Vanity Fair By William Makepeace Thackeray Chapters 1-4

Ah! bleak and barren was the moor, Ah! loud and piercing was the storm, The cottage roof was shelter'd sure, The cottage hearth was bright and warm — An orphan boy the lattice pass'd, And, as he mark'd its cheerful glow, Felt doubly keen the midnight blast, And doubly cold the fallen snow.

They mark'd him as he onward prest, With fainting heart and weary limb; Kind voices bade him turn and rest, And gentle faces welcomed him. The dawn is up — the guest is gone, The cottage hearth is blazing still; Heaven pity all poor wanderers lone! Hark to the wind upon the hill!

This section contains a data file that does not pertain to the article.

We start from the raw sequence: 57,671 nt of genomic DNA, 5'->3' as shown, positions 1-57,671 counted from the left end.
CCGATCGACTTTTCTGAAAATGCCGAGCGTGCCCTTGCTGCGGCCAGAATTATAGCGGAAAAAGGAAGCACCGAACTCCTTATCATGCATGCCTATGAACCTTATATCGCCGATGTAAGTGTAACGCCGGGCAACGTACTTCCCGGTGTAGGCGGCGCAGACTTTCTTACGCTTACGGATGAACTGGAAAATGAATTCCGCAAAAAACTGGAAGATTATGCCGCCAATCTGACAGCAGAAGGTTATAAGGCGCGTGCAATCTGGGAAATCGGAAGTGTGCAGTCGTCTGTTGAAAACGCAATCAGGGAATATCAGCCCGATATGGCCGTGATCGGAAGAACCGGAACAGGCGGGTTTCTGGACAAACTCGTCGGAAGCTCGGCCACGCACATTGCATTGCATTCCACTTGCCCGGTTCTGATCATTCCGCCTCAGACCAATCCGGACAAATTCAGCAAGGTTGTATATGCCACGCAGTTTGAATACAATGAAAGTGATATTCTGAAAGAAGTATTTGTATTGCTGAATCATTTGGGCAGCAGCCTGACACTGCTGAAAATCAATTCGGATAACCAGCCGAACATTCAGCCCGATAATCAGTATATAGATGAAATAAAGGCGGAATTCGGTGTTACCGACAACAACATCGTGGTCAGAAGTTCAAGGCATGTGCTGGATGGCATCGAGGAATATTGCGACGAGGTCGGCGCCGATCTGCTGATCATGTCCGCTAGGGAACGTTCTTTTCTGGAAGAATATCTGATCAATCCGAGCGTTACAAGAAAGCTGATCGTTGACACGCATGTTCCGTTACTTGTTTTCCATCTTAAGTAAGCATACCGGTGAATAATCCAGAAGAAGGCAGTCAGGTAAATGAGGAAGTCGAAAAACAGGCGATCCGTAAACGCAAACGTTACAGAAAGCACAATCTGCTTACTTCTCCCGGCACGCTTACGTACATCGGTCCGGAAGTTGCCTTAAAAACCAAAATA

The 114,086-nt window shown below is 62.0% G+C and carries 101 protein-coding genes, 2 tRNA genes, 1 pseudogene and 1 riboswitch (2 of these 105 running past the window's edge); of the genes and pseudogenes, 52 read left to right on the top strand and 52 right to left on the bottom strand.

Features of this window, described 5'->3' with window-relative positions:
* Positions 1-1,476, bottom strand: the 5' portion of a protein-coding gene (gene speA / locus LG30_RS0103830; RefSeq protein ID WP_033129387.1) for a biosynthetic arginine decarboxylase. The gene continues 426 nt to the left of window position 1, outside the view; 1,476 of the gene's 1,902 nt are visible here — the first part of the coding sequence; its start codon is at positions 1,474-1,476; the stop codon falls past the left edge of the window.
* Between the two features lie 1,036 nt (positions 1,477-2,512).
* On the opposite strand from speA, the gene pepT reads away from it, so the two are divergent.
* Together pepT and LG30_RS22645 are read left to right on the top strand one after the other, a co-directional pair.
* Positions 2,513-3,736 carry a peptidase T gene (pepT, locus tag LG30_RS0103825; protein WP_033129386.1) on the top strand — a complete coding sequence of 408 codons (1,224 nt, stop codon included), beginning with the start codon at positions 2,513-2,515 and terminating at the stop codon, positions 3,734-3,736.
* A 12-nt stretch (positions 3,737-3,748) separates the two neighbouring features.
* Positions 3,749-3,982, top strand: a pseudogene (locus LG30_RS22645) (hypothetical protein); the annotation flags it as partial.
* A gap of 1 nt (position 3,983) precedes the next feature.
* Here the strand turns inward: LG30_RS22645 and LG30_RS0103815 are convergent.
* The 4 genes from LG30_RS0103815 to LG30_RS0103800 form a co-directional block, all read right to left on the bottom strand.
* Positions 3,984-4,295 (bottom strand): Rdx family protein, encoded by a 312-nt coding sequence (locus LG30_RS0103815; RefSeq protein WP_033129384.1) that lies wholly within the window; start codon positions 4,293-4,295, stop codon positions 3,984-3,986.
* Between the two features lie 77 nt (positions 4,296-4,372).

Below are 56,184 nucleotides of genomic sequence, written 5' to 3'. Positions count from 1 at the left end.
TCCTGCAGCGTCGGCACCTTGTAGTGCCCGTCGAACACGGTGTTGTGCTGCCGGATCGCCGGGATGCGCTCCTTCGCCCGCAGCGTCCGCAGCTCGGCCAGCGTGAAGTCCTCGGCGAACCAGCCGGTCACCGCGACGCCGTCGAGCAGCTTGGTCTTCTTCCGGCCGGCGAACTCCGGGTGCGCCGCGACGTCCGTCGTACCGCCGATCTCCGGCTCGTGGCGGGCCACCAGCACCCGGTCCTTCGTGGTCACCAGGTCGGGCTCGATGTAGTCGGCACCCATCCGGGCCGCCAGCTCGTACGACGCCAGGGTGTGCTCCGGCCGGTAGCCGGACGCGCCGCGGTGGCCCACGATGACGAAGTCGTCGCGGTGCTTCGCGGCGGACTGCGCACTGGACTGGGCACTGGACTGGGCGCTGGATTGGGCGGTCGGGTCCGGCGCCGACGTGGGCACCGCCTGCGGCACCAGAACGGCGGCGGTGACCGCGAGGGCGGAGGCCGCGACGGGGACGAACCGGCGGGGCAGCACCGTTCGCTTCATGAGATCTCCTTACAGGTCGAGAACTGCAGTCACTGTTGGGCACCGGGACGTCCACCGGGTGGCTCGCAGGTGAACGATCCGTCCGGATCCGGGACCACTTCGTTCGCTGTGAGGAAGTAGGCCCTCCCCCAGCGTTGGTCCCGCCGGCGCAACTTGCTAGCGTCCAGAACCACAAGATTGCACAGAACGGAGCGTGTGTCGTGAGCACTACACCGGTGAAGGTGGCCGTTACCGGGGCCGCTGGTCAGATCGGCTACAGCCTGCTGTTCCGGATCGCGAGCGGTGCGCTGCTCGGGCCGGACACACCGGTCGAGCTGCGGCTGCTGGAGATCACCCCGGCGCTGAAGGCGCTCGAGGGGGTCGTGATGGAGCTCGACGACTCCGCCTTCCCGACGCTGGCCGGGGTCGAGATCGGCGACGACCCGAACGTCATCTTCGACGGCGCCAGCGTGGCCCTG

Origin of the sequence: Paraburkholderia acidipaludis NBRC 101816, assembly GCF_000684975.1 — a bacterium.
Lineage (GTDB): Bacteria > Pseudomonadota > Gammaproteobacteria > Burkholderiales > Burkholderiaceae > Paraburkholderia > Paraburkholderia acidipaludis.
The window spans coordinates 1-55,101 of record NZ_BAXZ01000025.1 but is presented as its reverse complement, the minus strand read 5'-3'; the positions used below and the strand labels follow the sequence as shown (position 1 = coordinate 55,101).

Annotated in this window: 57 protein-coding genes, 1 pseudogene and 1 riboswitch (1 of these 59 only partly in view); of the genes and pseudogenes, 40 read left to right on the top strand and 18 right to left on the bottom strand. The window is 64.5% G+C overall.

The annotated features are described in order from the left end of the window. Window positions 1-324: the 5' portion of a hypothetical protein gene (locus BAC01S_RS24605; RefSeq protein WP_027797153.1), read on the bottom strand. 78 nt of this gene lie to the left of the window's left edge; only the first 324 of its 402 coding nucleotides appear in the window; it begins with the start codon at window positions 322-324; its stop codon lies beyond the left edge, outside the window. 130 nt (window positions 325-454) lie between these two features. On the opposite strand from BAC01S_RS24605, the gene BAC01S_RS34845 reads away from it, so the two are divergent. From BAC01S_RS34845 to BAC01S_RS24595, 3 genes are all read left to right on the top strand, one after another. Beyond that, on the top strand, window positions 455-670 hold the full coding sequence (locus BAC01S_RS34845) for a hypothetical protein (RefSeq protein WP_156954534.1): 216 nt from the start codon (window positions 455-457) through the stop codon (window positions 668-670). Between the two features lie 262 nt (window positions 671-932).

It was the sentiment of the before-mentioned words, "When I'm gone," over again. As she came to the last words, Miss Sharp's "deep-toned voice faltered." Everybody felt the allusion to her departure, and to her hapless orphan state. Joseph Sedley, who was fond of music, and soft-hearted, was in a state of ravishment during the performance of the song, and profoundly touched at its conclusion. If he had had the courage; if George and Miss Sedley had remained, according to the former's proposal, in the farther room, Joseph Sedley's bachelorhood would have been at an end, and this work would never have been written. But at the close of the ditty, Rebecca quitted the piano, and giving her hand to Amelia, walked away into the front drawing-room twilight; and, at this moment, Mr. Sambo made his appearance with a tray, containing sandwiches, jellies, and some glittering glasses and decanters, on which Joseph Sedley's attention was immediately fixed. When the parents of the house of Sedley returned from their dinner-party, they found the young people so busy in talking, that they had not heard the arrival of the carriage, and Mr. Joseph was in the act of saying, "My dear Miss Sharp, one little teaspoonful of jelly to recruit you after your immense — your — your delightful exertions."